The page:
Home Articles SPOT 5 data for line map updating: New perspectives in mapping

SPOT 5 data for line map updating: New perspectives in mapping

Michael Tonon
Head Space cartography
IGN – Spot Image
Toulouse, France
Email: [email protected]

1 Digital and satellite revolutions in map updating
For a long time, and often until now, the updating of topographic maps was an analogue process requiring heavy aerial campaigns and time-consuming human processing. It explains why, in a lot of countries and especially the poorest, the updating of current maps can not be done, and as a result the lack of recent topographic information is a barrier for the development of these countries. It is usually assumed that less than a third of emerged land all over the world is mapped with fairly recent topographic maps: consequently, the need in map updating is huge and urgent.

After the digital revolution and the beginning of computer-assisted map processing, geographic information entered a new era a few years ago: with the arrival on the public market of very-high-resolution digital satellite images, what I call the Satellite Revolution, which in theory allows high-scale maps of everywhere to be made while remaining seated in one’s office. This revolution in geographic information is in fact a combination of many factors such as increasing powerful computers at a cheaper price, more and more efficient processing software, the availability of very-high-resolution satellite images as mentioned previously. The result of this convergence of positive facts is a number of mature cartographic solutions to update existing maps rapidly and cheaply. Spot Image and the French Mapping Agency (IGN) are promoting, through a partnership, these outstanding cartographic solutions for map updating.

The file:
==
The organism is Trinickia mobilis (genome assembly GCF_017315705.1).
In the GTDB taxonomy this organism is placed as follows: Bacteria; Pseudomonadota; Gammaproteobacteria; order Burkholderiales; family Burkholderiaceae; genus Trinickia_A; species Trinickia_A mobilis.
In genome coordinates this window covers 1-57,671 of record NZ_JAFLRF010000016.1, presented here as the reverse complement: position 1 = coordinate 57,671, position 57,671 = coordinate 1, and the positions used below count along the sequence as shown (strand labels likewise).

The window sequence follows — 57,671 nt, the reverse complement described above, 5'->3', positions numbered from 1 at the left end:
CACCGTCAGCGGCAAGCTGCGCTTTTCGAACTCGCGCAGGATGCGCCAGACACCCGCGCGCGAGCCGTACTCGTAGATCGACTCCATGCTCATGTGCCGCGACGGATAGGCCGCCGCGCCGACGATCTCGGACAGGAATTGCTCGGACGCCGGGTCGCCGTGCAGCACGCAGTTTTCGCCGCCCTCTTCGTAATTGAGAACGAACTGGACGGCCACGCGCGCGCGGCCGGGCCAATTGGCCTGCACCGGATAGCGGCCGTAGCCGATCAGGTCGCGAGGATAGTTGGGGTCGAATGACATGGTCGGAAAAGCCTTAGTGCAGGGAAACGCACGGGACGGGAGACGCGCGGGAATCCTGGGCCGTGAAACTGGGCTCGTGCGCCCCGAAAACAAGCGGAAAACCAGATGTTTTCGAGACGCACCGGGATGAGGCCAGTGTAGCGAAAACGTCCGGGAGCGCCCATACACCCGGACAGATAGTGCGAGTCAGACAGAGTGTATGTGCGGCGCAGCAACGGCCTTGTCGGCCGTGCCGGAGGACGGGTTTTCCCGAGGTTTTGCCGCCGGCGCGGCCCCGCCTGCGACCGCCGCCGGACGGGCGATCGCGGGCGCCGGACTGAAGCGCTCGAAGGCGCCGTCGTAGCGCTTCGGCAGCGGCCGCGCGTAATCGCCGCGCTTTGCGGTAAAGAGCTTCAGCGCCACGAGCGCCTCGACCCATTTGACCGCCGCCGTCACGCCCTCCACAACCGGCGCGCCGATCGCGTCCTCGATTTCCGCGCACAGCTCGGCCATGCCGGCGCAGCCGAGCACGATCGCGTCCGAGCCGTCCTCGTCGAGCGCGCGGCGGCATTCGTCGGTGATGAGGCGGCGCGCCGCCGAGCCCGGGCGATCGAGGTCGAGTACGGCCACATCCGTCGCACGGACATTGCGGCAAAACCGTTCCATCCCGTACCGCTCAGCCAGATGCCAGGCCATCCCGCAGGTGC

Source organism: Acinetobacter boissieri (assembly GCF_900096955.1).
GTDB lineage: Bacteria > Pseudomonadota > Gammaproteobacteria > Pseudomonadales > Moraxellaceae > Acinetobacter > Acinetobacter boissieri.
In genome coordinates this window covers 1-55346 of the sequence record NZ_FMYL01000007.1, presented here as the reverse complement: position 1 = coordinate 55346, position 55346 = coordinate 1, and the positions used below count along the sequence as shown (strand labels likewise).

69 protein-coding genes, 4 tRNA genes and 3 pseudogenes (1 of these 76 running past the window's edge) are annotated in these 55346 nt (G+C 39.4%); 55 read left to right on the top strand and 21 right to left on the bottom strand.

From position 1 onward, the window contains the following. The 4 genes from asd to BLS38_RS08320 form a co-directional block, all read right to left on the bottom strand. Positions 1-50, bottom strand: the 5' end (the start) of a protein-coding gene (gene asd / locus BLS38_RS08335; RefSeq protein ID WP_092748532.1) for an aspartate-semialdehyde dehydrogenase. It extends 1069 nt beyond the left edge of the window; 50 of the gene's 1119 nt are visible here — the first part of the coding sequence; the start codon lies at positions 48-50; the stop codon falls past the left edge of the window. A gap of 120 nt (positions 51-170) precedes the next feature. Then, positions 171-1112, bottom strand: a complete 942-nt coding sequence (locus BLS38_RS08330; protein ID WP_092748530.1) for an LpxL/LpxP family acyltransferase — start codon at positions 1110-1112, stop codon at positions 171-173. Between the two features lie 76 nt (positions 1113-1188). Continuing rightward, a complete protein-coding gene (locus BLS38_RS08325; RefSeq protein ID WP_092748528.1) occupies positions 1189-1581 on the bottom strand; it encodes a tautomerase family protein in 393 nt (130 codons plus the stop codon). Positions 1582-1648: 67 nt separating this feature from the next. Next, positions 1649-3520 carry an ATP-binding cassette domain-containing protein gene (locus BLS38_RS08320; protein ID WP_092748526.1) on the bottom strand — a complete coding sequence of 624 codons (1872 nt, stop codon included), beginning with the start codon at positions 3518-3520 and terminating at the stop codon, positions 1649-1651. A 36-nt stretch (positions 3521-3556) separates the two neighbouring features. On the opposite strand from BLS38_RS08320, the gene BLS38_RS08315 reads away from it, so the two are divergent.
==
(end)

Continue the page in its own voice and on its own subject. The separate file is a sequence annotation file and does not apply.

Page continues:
2 SPOT 5: unrivalled benefits for mapping
In this developing new market for satellite images, SPOT 5 images have undoubted assets: the SPOT system is the only one which combines the essential properties for accurate and cheap mapping over a large area:

  • A wide field of view (60 km by 60 km for HRG images, 600 km by 120 km for HRS) to minimize the number of images to be paid and processed;
  • A very high resolution of 2.5 m, efficient for the standard scale of 1:50 000 and 1:25 000;
  • A rigorous physical modelling associated with raw images and detailed satellite ephemeris available for precise geometric and photogrammetric applications; through state-of-the-art photogrammetric commercial software suites. SPOT is one of the few sensors having this rigorous modelling available for standard customers where many other sensors offer a “cheap” method much less stable in difficult operational situations. Besides, SPOT allows rigorous photogrammetric block adjustment (like aerial photographs, called in this particular case space-triangulation) with huge operational advantages (see below).
  • In case of total lack of reference data for image correction (which is often the case in operational situations), Spot Image can supply one through the Reference3Dâ package extracted from the SPOT 5 HRS sensor: This package (see below) contains a very accurate DEM (vertical accuracy: 10 m for 90% of the points) and an HRS orthoimage which can act as a GCP source (16 m horizontal accuracy for 90% of the points) .

3 SPOT space-triangulation:
The rigorous SPOT physical geometric modelling allows real-life, accurate photogrammetric applications, like 3D digitizing using stereopairs, and space-triangulation.

Space-triangulation consists in modelling together long SPOT data strips linked to each other through tie points. To compute an accurate and homogeneous physical model through the whole block of images, a few Ground Control Points (GCPs) are necessary, less than ten GCPs per data strip (6 in theory, more in operational situations to reduce GCP errors). These GCPs should be distributed at least at the beginning and end of each data strip. This allows some images having no GCPs at all to be modelled (see picture n°1) which is an undoubted operational advantage. The processing time is also much shorter than a single scene physical modelling which requires the same number of GCPs…but per scene: for instance, a block of 6 data strips of 10 images each, processed using space-triangulation, requires a minimum of around 36 GCPs (6 per data strip). With the same number of images but processed per single scene, it requires around 360 GCPs spread all over the block. This space-triangulation technique allows amazing processing time compared with traditional methods: a block of 250 SPOT images, covering a country of 400,000 km², was processed in around two weeks. The numerous tie points can be acquired, depending on the software, using automatic correlation tools with little human intervention.